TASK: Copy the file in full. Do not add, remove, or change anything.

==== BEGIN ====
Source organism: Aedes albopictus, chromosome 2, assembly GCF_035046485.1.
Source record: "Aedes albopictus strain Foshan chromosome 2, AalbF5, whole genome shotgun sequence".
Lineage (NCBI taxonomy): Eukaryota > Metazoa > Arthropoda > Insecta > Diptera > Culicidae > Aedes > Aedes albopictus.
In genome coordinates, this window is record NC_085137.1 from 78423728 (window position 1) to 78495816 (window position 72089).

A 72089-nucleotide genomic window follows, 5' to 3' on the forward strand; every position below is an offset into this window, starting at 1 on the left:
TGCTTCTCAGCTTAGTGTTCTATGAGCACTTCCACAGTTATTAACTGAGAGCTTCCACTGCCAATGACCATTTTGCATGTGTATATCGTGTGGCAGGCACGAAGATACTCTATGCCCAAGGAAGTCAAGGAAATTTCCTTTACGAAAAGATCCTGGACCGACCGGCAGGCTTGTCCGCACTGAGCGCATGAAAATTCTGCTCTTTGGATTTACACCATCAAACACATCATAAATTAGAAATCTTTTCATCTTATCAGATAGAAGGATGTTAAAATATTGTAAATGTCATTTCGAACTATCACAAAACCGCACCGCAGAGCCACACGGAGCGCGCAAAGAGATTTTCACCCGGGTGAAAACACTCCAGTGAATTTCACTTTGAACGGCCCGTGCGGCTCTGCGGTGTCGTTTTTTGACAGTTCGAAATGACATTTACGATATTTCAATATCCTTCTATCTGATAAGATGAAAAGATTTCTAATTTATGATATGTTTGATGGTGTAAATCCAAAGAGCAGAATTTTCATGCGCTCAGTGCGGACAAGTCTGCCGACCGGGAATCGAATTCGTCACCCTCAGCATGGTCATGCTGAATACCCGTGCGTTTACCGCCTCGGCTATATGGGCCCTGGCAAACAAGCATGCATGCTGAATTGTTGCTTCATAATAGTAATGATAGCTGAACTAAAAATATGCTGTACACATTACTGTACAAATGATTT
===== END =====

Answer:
Source organism: Aedes albopictus, chromosome 2, assembly GCF_035046485.1.
Source record: "Aedes albopictus strain Foshan chromosome 2, AalbF5, whole genome shotgun sequence".
Lineage (NCBI taxonomy): Eukaryota > Metazoa > Arthropoda > Insecta > Diptera > Culicidae > Aedes > Aedes albopictus.
In genome coordinates, this window is record NC_085137.1 from 78423728 (window position 1) to 78495816 (window position 72089).

A 72089-nucleotide genomic window follows, 5' to 3' on the forward strand; every position below is an offset into this window, starting at 1 on the left:
TGCTTCTCAGCTTAGTGTTCTATGAGCACTTCCACAGTTATTAACTGAGAGCTTCCACTGCCAATGACCATTTTGCATGTGTATATCGTGTGGCAGGCACGAAGATACTCTATGCCCAAGGAAGTCAAGGAAATTTCCTTTACGAAAAGATCCTGGACCGACCGGCAGGCTTGTCCGCACTGAGCGCATGAAAATTCTGCTCTTTGGATTTACACCATCAAACACATCATAAATTAGAAATCTTTTCATCTTATCAGATAGAAGGATGTTAAAATATTGTAAATGTCATTTCGAACTATCACAAAACCGCACCGCAGAGCCACACGGAGCGCGCAAAGAGATTTTCACCCGGGTGAAAACACTCCAGTGAATTTCACTTTGAACGGCCCGTGCGGCTCTGCGGTGTCGTTTTTTGACAGTTCGAAATGACATTTACGATATTTCAATATCCTTCTATCTGATAAGATGAAAAGATTTCTAATTTATGATATGTTTGATGGTGTAAATCCAAAGAGCAGAATTTTCATGCGCTCAGTGCGGACAAGTCTGCCGACCGGGAATCGAATTCGTCACCCTCAGCATGGTCATGCTGAATACCCGTGCGTTTACCGCCTCGGCTATATGGGCCCTGGCAAACAAGCATGCATGCTGAATTGTTGCTTCATAATAGTAATGATAGCTGAACTAAAAATATGCTGTACACATTACTGTACAAATGATTT